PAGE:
Cone Penetration BoringsThe Cone Penetration Test (CPT) or Dutch cone boring is an in situ testing method for evaluating detailed soil stratigraphy as well as estimating geotechnical engineering properties. The CPT involves hydraulically pushing a special 1.4-inch diameter probe into the earth while performing two measurements – cone resistance and sleeve friction resistance. The probe is normally pushed from a special heavy-duty truck but also can be performed from a trailer or drilling rig. Because of the weight of the truck or trailer needed to conduct CPT borings, access to soft ground sites is limited. Recent developments in CPT technology make it possible to retrieve physical soil samples and ground water or soil-gas samples with the same drive string used to perform the cone penetration test.
Undisturbed BoringsTrue undisturbed samples cannot be obtained because of the adverse effects resulting from sampling, shipping or handling. However, modern samplers used with great care can obtain samples that are satisfactory for shear strength, consolidation, permeability and density tests, provided the possible effects of sample disturbance are considered. Undisturbed samples can be sliced to permit detailed study of subsoil stratification, joints, fissures, failure planes and other details. Undisturbed samples of clays and silts can be obtained as well as nearly undisturbed samples of some sands.
There are no standard or generally accepted methods for undisturbed sampling of noncohesive soils. One method that has been used is to obtain 3-inch thin-wall tube samples, drain them, and then freeze them prior to transporting them to the laboratory. Another method used consists of in situ freezing, followed by sampling with a rotary core barrel. Care is necessary in transporting any undisturbed sample, and special precautions must be taken if transporting sands and silts. For both methods, disturbance by cryogenic effects must be taken into account. Fixed-piston samplers, wherein a piston within a thin-walled tube is allowed to move up into the tube as the sampler is pushed into the soil, are adapted to sampling cohesionless and wet soils.
Undisturbed borings normally are made using one of two general methods – push samplers or rotary samplers. Push sampling types involve pushing a thin-walled tube using the hydraulic system of the drilling rig, then enlarging the diameter of the sampled interval by some cleanout method before beginning to sample again. Commonly used systems for push samples include the drill-rig drive, whereby pressure is applied to a thin-walled sampling tube through the drill rods; the fixed-piston sampler and the hydraulic piston sampler. Rotary samplers involve a double-tube arrangement similar to a rock coring operation except that the inner barrel shoe is adjustable but generally extends beyond the front of the rotating outer bit. This minimizes the disturbance to the sample from the drilling fluid and bit rotation.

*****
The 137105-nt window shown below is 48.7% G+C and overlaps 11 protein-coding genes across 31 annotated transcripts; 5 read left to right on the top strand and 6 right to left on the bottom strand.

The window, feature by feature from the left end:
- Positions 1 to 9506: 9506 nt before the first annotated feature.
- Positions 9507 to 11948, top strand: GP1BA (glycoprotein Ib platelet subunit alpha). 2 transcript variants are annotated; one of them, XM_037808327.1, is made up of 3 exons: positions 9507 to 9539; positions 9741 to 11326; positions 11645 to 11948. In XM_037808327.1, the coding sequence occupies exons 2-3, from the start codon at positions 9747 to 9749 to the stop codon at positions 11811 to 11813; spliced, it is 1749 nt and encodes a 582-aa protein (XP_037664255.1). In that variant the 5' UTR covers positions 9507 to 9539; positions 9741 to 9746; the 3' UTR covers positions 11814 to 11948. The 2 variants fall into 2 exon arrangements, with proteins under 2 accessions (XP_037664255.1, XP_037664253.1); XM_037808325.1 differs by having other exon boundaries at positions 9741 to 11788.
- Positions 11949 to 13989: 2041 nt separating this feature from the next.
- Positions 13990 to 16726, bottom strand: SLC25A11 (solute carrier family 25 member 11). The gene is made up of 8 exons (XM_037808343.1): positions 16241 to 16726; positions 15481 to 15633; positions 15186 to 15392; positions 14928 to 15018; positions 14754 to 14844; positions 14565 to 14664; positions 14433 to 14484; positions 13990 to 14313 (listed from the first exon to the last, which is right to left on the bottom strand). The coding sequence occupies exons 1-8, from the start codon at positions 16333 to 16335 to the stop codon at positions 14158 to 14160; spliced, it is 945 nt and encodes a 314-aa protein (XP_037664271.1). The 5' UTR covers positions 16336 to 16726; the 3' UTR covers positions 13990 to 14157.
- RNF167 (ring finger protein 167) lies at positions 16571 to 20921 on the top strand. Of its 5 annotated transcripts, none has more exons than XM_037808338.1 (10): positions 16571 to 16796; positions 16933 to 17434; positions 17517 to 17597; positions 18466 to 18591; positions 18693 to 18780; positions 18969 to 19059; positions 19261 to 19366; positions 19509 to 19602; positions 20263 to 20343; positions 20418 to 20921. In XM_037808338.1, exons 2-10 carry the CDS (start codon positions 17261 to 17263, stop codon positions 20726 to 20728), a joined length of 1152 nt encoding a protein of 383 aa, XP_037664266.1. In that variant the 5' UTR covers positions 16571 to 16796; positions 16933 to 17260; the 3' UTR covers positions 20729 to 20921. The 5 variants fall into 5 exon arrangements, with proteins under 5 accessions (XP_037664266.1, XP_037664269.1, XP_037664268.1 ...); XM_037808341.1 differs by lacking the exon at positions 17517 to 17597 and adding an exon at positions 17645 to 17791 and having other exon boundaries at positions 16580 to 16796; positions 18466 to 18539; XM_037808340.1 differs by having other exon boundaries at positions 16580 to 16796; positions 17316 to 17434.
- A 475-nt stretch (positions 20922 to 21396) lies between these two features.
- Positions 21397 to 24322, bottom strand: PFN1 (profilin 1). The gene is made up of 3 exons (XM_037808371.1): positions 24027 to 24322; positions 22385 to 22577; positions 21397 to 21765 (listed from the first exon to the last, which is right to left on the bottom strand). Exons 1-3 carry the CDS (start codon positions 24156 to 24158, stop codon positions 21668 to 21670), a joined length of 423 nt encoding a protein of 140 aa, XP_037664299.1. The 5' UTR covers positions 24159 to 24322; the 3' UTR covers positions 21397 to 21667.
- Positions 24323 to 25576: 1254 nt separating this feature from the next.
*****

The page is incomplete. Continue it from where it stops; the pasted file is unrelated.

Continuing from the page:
Rock Core BoringCored rock samples are retrieved by rotary drilling with hollow core barrels equipped with diamond- or carbide-embedded bits. The core commonly is retrieved in 5- to 10-foot lengths. The “N” size hole (approx. 3 in.) probably is the core size most widely used for geotechnical investigations and produces a satisfactory sample for preliminary exploration work and, in many instances, for more advanced design studies. Other hole sizes, including B (approx. 2.3 in.) and H (approx. 4 in.), also are quite satisfactory for geotechnical investigations. The decision on hole size should be based upon anticipated foundation conditions, laboratory testing requirements and the engineering information desired. A double- or triple-tube core barrel is recommended because of its ability to recover soft or broken and fractured zones. The use of wireline drilling, whereby the core barrel is retrieved through the drill rod string, eliminates the need to remove the drill rods for sampling and saves a great deal of time in deep borings.
Most rock boring is accomplished using truck-mounted rotary drilling rigs. Skid-mounted rigs sometimes are used in areas with poor access. Rotary drilling rigs are driven by the power takeoff from the truck engine or by independent engines. Boreholes are advanced by rotary action coupled with downward pressure applied to the drill bit and the cleaning action of the drilling fluid. Two types of pull-down mechanisms normally are used. Truck-mounted rotary drilling rigs equipped with a chain pull-down drive mechanism are capable of drilling to depths of 200 feet to 1,000 feet. Hydraulic feed drive rotary drilling rigs are capable of drilling to depths of 500 feet to 2,500 feet.